On Saturday (4th April), The Government issued an extensive update on the regulations and guidance surrounding the Coronavirus Job Retention Scheme (JRS) or furlough leave. In the weeks since the creation of this new employment status, many employers have understood the concept (and reasons behind it) but several key questions had remained unanswered until now.

We have summarised what we see as key areas (and ones we have received many questions about) in this bulletin. But, as this is the most comprehensive update yet published, we suggest you take time to review it on the .Gov website:


The major thing that isn’t covered in the new guidance is holiday pay. There is still no direction on how upcoming Bank Holidays should be accounted for, what rate of pay should be paid in an employee is on furlough and holiday:


Compulsory commission – we take this to be contractual commission – can be included in the calculation of pay that will be 80% funded under the scheme. However, this only applies to past sales because furloughed employees can’t be completing new sales while on furlough.

Non-Monetary Benefits

The 80% furlough payment DOES NOT include non-monetary benefits such as health insurance, company car or company car allowance.


2nd Employment

We already know that employees can undertake training (unless it’s not for the material gain of the business) while on furlough and that they can volunteer while on furlough. This guidance makes it clear that employees can start a new job for a 2nd employer while on furlough – provided that this doesn’t contravene their existing contract of employment. We suggest that employers review this on a case by case basis because employees could be called back from furlough at short notice.

Multiple Furlough Periods

Employees can be furloughed multiple times – i.e. be furloughed initially, them brought back into employment and furloughed again. If employers choose to do this they need to remember that the rebate can only be claimed if the furlough period is more than three weeks.

Childcare, Shielding and Sick Leave

  • Employees who are unable to work because they have caring responsibilities resulting from the coronavirus virus outbreak can be furloughed. The guidance specifically indicates that employees that need to look after children can be furloughed.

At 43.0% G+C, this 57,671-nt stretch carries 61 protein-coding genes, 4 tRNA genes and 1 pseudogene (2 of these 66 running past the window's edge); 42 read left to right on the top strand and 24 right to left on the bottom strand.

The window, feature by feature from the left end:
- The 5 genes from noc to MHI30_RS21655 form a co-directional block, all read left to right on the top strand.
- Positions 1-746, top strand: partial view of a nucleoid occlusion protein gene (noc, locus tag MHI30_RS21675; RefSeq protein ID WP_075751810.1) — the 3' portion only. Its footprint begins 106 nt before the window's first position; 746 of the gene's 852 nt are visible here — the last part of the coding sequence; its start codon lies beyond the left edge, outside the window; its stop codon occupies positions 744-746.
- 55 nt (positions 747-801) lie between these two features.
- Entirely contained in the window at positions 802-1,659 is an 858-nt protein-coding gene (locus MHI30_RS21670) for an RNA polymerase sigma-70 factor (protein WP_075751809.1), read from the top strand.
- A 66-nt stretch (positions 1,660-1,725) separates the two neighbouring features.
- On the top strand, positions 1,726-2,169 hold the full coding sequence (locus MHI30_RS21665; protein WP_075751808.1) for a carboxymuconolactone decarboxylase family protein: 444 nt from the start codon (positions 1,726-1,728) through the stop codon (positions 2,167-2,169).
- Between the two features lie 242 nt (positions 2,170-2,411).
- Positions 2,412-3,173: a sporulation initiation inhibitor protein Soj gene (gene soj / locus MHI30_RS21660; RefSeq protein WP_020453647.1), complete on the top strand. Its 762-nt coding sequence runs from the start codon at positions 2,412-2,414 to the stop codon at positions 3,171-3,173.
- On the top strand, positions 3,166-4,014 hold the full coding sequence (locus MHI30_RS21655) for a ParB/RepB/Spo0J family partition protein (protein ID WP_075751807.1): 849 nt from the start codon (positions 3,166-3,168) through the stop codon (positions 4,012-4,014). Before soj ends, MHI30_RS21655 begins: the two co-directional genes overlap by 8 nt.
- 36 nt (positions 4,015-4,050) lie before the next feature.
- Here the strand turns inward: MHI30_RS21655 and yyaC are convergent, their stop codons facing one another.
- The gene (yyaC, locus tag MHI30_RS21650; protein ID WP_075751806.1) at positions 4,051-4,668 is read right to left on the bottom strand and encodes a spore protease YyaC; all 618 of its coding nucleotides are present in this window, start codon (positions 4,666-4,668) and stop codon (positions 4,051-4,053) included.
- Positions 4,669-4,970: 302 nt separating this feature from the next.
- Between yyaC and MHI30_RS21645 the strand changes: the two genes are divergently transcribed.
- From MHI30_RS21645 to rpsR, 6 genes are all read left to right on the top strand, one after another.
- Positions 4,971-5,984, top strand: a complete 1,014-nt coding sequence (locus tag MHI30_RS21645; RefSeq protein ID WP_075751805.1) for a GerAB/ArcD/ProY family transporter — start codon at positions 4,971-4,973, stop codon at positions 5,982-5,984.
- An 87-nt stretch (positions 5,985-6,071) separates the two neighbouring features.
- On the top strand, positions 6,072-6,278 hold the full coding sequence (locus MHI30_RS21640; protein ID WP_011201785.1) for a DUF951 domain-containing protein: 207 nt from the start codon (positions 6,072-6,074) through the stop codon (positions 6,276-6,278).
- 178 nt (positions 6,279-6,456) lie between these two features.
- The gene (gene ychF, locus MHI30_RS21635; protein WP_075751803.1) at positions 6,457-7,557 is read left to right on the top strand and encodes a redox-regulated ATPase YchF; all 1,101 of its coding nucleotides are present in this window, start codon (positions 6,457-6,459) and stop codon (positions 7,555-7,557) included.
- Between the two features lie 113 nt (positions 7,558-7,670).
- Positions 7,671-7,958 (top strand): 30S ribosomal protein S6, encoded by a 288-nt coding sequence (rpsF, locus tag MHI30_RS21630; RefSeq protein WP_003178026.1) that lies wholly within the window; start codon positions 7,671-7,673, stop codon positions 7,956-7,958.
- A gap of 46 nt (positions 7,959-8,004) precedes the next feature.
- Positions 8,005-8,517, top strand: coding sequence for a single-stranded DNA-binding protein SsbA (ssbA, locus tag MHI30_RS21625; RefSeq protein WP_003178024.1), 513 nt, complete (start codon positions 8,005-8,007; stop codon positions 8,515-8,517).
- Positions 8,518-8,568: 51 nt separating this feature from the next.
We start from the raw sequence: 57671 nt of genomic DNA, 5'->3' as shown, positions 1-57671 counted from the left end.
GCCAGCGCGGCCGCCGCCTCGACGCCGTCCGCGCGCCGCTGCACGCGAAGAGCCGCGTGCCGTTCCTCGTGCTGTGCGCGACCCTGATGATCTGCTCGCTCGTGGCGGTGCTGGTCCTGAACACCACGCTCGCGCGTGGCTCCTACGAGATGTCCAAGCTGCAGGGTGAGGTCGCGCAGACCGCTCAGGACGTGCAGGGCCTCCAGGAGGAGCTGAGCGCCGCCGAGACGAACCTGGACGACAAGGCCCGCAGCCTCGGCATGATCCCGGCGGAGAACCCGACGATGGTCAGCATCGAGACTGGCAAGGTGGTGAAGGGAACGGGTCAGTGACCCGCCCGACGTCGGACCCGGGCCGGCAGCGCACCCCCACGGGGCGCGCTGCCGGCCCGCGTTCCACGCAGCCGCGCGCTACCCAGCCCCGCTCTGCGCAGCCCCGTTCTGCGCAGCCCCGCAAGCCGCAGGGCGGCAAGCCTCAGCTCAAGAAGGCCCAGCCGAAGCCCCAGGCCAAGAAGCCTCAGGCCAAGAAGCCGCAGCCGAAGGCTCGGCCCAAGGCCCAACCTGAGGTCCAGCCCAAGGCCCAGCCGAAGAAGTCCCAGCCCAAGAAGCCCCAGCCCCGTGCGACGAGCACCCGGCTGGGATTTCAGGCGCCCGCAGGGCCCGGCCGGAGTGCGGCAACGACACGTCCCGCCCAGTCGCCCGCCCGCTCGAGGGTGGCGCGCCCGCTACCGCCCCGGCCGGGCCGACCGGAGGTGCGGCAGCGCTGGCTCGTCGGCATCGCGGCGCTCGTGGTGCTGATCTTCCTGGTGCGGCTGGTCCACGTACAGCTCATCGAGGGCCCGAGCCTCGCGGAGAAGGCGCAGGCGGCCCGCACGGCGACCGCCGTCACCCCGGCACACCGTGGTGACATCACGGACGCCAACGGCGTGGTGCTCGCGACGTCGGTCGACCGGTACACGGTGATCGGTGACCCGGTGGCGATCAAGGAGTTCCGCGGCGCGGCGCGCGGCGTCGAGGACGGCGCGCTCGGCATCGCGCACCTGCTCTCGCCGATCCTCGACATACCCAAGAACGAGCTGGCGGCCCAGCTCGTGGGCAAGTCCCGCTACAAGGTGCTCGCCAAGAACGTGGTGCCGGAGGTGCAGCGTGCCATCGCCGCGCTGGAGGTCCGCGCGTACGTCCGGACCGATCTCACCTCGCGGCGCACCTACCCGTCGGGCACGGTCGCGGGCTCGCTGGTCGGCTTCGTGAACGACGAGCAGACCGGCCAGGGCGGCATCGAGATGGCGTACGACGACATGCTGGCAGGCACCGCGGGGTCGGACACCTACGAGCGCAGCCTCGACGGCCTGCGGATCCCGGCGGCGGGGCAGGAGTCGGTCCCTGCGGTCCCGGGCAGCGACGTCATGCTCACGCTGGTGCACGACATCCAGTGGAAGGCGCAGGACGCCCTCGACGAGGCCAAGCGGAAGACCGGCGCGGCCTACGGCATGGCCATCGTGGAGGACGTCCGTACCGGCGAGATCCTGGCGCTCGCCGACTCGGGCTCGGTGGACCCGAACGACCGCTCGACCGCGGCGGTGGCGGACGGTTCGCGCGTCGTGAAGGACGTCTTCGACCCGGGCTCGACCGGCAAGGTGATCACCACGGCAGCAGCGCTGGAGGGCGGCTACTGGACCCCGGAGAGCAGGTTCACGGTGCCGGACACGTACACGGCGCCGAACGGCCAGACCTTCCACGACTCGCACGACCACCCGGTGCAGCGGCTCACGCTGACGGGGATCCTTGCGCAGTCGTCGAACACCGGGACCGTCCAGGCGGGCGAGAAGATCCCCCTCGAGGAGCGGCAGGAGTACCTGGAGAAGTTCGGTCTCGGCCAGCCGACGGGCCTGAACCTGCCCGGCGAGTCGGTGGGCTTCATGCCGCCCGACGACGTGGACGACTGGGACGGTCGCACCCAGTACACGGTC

• Employees who are shielding themselves or need to stay at home with someone who is shielding in line with public health guidance can be furloughed and claimed for.
  • Employees on sick leave or self-isolating and in receipt of Statutory Sick Pay can’t be furloughed. But they can be furloughed and claimed for when they stop receiving SSP.


Apprentices can be furloughed in the same way as other employees and they can continue to train whilst furloughed. However, they must be paid at least the Apprenticeship Minimum Wage, National Living Wage or National Minimum Wage as appropriate for all the time they spend training. Employers must therefore cover any shortfall between this and the amount claimed for.

Company Directors

This has been a frequent question and for some time we have understood that company directors (even sole directors) can be furloughed. This is confirmed in this new guidance – the text from which is pasted here:

“As office holders, salaried company directors are eligible to be furloughed and receive support through this scheme. Company directors owe duties to their company which are set out in the Companies Act 2006. Where a company (acting through its board of directors) considers that it complies with the statutory duties of one or more of its individual salaried directors, the board can decide that such directors should be furloughed.

Where one or more individual directors’ furlough is so decided by the board, this should be formally adopted as a decision of the company, noted in the company records and communicated in writing to the director(s) concerned.

Where furloughed directors need to carry out particular duties to fulfil the statutory obligations they owe to their company, they may do so provided they do no more than would reasonably be judged necessary for that purpose, for instance, they should not do work of a kind they would carry out in normal circumstances to generate commercial revenue or provides services to or on behalf of their company.”

Written Confirmation

While we have advised employers to provide confirmation of a person’s new (furloughed) employment status in writing it wasn’t specifically required by the guidance – it is now. PLUS, employers are required to keep the record of the written confirmation for five years.